Now that I have shared my Top Ten Fiction Reads from 2012, I want to tell you about some of the best Non-Fiction books I enjoyed last year too. Sometimes finding compelling non-fiction can be difficult, but I came across quite a few exceptional non-fiction reads last year and I am excited to tell you about my favorites.
These are Five Great Non-Fiction Reads, the kind of non-fiction that you can't put down and can still make you feel a lot smarter when you make it to the last page. To see more of what I read in 2012 and what my bookshelf looks like in 2013, follow along with me on Goodreads.
Non-fiction Science is a genre I don't normally gravitate towards, but this book was a compelling page turner. A scientific detective story, this book follows the cells of a poor African American woman, Henrietta Lacks, who dies of cervical cancer in 1951. Pieces of the tumor that killed Henrietta were taken without her knowledge and continue to live on in laboratories around the world. Not only do you find out just how influential those cells have been, you also get the story behind the story: Who was Henrietta Lacks and what happened to her?
I loved this book! It was so fun to read about Karen Le Billon's experience moving from America to her husband's hometown in northern France. The writing is witty, insightful, and personal and I wanted to have Le Billon over for lunch when I finished the book. Best of all, the book provides really useful information, tips, and ideas for creating healthy eaters, curing picky eaters, and taking great strides toward creating a family food culture.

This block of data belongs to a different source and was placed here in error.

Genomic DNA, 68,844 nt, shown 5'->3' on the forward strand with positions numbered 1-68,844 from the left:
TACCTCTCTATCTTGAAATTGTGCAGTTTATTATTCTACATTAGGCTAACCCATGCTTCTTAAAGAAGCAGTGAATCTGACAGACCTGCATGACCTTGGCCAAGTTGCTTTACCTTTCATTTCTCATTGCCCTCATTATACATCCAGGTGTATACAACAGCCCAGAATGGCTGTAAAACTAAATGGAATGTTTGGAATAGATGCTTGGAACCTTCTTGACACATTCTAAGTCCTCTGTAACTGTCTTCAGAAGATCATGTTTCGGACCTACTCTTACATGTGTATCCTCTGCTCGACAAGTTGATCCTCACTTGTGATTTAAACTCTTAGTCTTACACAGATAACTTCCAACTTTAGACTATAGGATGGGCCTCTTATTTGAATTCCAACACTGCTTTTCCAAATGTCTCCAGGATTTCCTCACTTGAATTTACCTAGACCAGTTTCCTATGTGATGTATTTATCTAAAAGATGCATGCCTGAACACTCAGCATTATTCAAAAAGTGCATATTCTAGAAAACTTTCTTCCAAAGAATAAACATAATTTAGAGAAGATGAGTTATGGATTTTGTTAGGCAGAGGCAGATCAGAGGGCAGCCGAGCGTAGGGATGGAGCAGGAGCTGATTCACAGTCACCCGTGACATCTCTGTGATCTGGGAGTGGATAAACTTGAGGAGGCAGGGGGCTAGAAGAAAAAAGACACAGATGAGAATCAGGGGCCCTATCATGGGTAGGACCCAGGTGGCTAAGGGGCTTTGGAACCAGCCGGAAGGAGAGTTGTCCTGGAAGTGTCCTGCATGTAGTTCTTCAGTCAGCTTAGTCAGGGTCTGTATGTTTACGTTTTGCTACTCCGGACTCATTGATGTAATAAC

I got my graduate degree in History, but you don't have to be a historian to enjoy this book. In 1911 the Triangle Shirtwaist factory in New York City caught on fire. Within only fifteen minutes, the deadly blaze had killed 146 workers - mostly young immigrants. This journalistic account of a tragic moment in history is fascinating. Drehle shows us how workplace conditions led to the unfortunate disaster and how the tragedy fit into the Progressive movement. The story is shocking and heartbreaking and even enraging at times, but certainly an important tale of social justice in American history.
This deeply touching book came to me as an unexpected gift from a dear friend and I am so glad to have read it. This book appealed to me as a historian, as a woman, and most of all as a mother. In 1935 a young woman wrote a letter to a popular magazine expressing her feelings of isolation and loneliness. When women from all over the country wrote back sharing their similar feelings, they banded together to create a private magazine they called "The Cooperative Correspondence Club." For 55 years these women correspond and develop deeply meaningful friendships that take them through world wars, personal tragedies, and the day to day routines of marriage and motherhood. This book is both profoundly moving and very entertaining.
This book is part armchair travel, part history, and part cultural anthropology. With beautiful, lyrical writing Ehrlich takes readers on a journey to Greenland where people live for four months in the dark, four months in the light, and a few months in the twilight year in and year out. With narwhal whales, dogsleds, and glaciers this book took me so far from the life I am accustomed to. This book is a mystical, poetic, and brilliant account of a place, a people, and a way of life and thought at the edge of the world.
Do you read much Non-Fiction? What have you read recently?